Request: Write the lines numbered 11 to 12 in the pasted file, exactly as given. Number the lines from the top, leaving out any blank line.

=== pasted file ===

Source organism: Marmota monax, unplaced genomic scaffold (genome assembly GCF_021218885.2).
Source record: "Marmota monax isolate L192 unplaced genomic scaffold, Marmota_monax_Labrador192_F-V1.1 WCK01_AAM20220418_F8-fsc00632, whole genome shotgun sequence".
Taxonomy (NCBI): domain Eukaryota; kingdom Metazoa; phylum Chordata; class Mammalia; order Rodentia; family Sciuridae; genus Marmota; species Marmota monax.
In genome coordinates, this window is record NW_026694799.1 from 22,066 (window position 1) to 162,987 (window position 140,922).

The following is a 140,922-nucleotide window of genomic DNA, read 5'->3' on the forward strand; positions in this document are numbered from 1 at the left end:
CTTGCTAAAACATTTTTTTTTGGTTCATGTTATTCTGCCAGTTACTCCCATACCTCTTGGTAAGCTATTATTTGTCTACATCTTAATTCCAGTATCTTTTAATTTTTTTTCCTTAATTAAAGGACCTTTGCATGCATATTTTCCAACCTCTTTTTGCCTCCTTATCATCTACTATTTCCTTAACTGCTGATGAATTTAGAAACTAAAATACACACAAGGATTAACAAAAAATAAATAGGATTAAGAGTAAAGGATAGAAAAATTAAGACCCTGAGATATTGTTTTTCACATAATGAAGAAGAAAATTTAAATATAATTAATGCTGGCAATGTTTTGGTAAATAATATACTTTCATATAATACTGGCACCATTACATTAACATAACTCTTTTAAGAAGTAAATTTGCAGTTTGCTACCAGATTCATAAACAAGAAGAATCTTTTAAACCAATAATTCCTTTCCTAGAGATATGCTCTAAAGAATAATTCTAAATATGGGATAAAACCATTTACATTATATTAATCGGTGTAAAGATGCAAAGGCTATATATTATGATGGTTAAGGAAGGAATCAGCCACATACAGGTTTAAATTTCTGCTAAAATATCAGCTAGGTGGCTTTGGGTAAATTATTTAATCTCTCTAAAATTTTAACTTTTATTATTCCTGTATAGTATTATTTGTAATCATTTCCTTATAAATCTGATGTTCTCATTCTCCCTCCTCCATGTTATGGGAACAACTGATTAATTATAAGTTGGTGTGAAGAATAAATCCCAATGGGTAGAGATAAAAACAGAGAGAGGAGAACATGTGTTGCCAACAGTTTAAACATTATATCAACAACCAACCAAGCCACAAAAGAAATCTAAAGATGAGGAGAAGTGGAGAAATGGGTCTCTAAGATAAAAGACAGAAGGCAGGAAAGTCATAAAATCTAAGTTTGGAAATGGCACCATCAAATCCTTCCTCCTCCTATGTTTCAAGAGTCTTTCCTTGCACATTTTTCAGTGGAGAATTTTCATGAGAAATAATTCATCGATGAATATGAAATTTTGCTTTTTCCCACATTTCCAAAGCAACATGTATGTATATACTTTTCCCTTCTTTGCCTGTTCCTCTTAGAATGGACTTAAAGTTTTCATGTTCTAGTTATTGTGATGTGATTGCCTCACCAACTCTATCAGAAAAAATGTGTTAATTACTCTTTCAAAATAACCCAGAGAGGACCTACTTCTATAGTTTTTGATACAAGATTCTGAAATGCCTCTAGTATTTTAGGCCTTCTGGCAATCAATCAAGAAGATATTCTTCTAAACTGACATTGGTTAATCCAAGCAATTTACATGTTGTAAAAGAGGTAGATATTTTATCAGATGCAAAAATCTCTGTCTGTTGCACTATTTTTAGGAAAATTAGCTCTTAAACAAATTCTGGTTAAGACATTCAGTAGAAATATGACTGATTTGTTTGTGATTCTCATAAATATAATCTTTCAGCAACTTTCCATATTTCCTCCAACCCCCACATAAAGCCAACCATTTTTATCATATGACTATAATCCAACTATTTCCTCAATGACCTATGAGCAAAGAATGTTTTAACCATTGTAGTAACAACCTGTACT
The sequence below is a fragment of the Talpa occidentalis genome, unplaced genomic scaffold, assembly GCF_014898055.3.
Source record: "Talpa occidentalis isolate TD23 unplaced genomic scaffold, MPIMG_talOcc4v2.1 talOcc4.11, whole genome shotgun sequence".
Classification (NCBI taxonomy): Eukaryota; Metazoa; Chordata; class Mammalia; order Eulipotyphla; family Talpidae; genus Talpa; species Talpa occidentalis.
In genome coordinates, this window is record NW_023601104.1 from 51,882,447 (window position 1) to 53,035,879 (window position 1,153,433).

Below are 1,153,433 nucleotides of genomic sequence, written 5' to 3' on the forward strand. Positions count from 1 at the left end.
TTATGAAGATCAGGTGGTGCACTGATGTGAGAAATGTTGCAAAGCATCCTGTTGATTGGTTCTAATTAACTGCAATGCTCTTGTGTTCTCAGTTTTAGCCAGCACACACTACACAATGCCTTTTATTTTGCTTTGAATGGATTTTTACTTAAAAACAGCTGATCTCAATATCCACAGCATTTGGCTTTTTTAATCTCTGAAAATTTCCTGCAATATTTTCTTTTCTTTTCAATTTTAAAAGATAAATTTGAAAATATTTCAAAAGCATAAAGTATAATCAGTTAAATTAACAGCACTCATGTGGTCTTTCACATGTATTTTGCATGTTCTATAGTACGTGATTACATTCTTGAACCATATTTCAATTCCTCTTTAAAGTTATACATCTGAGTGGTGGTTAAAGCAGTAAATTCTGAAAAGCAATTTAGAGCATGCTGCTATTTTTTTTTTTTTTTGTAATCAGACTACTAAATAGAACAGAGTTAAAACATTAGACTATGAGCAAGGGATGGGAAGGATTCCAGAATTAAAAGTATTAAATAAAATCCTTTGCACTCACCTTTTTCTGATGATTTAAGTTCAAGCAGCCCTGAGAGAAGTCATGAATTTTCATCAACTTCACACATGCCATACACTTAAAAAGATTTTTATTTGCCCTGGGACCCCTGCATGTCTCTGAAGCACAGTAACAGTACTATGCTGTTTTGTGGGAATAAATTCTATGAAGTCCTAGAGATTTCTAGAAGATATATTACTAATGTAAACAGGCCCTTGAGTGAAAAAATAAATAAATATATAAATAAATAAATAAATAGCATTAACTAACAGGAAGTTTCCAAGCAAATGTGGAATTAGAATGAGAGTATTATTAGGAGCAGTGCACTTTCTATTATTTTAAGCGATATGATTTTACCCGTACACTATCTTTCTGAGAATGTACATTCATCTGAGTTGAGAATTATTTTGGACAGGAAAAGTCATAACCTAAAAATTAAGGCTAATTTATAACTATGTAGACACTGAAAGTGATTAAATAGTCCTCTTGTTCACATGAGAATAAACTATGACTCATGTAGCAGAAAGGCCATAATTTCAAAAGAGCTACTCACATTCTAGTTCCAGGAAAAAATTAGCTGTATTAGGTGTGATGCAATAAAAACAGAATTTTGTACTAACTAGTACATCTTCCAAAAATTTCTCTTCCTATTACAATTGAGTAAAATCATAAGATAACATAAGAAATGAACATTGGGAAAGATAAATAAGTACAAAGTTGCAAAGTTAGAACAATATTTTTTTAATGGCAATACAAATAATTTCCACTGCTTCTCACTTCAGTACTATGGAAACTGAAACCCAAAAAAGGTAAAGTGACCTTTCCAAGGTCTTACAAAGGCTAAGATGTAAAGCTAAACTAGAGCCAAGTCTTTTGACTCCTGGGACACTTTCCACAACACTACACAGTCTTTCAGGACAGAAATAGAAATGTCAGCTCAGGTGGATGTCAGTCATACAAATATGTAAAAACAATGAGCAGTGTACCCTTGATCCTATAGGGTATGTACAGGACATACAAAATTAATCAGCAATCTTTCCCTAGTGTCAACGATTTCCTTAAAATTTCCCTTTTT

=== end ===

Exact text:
Below are 1,153,433 nucleotides of genomic sequence, written 5' to 3' on the forward strand. Positions count from 1 at the left end.
TTATGAAGATCAGGTGGTGCACTGATGTGAGAAATGTTGCAAAGCATCCTGTTGATTGGTTCTAATTAACTGCAATGCTCTTGTGTTCTCAGTTTTAGCCAGCACACACTACACAATGCCTTTTATTTTGCTTTGAATGGATTTTTACTTAAAAACAGCTGATCTCAATATCCACAGCATTTGGCTTTTTTAATCTCTGAAAATTTCCTGCAATATTTTCTTTTCTTTTCAATTTTAAAAGATAAATTTGAAAATATTTCAAAAGCATAAAGTATAATCAGTTAAATTAACAGCACTCATGTGGTCTTTCACATGTATTTTGCATGTTCTATAGTACGTGATTACATTCTTGAACCATATTTCAATTCCTCTTTAAAGTTATACATCTGAGTGGTGGTTAAAGCAGTAAATTCTGAAAAGCAATTTAGAGCATGCTGCTATTTTTTTTTTTTTTTGTAATCAGACTACTAAATAGAACAGAGTTAAAACATTAGACTATGAGCAAGGGATGGGAAGGATTCCAGAATTAAAAGTATTAAATAAAATCCTTTGCACTCACCTTTTTCTGATGATTTAAGTTCAAGCAGCCCTGAGAGAAGTCATGAATTTTCATCAACTTCACACATGCCATACACTTAAAAAGATTTTTATTTGCCCTGGGACCCCTGCATGTCTCTGAAGCACAGTAACAGTACTATGCTGTTTTGTGGGAATAAATTCTATGAAGTCCTAGAGATTTCTAGAAGATATATTACTAATGTAAACAGGCCCTTGAGTGAAAAAATAAATAAATATATAAATAAATAAATAAATAGCATTAACTAACAGGAAGTTTCCAAGCAAATGTGGAATTAGAATGAGAGTATTATTAGGAGCAGTGCACTTTCTATTATTTTAAGCGATATGATTTTACCCGTACACTATCTTTCTGAGAATGTACATTCATCTGAGTTGAGAATTATTTTGGACAGGAAAAGTCATAACCTAAAAATTAAGGCTAATTTATAACTATGTAGACACTGAAAGTGATTAAATAGTCCTCTTGTTCACATGAGAATAAACTATGACTCATGTAGCAGAAAGGCCATAATTTCAAAAGAGCTACTCACATTCTAGTTCCAGGAAAAAATTAGCTGTATTAGGTGTGATGCAATAAAAACAGAATTTTGTACTAACTAGTACATCTTCCAAAAATTTCTCTTCCTATTACAATTGAGTAAAATCATAAGATAACATAAGAAATGAACATTGGGAAAGATAAATAAGTACAAAGTTGCAAAGTTAGAACAATATTTTTTTAATGGCAATACAAATAATTTCCACTGCTTCTCACTTCAGTACTATGGAAACTGAAACCCAAAAAAGGTAAAGTGACCTTTCCAAGGTCTTACAAAGGCTAAGATGTAAAGCTAAACTAGAGCCAAGTCTTTTGACTCCTGGGACACTTTCCACAACACTACACAGTCTTTCAGGACAGAAATAGAAATGTCAGCTCAGGTGGATGTCAGTCATACAAATATGTAAAAACAATGAGCAGTGTACCCTTGATCCTATAGGGTATGTACAGGACATACAAAATTAATCAGCAATCTTTCCCTAGTGTCAACGATTTCCTTAAAATTTCCCTTTTT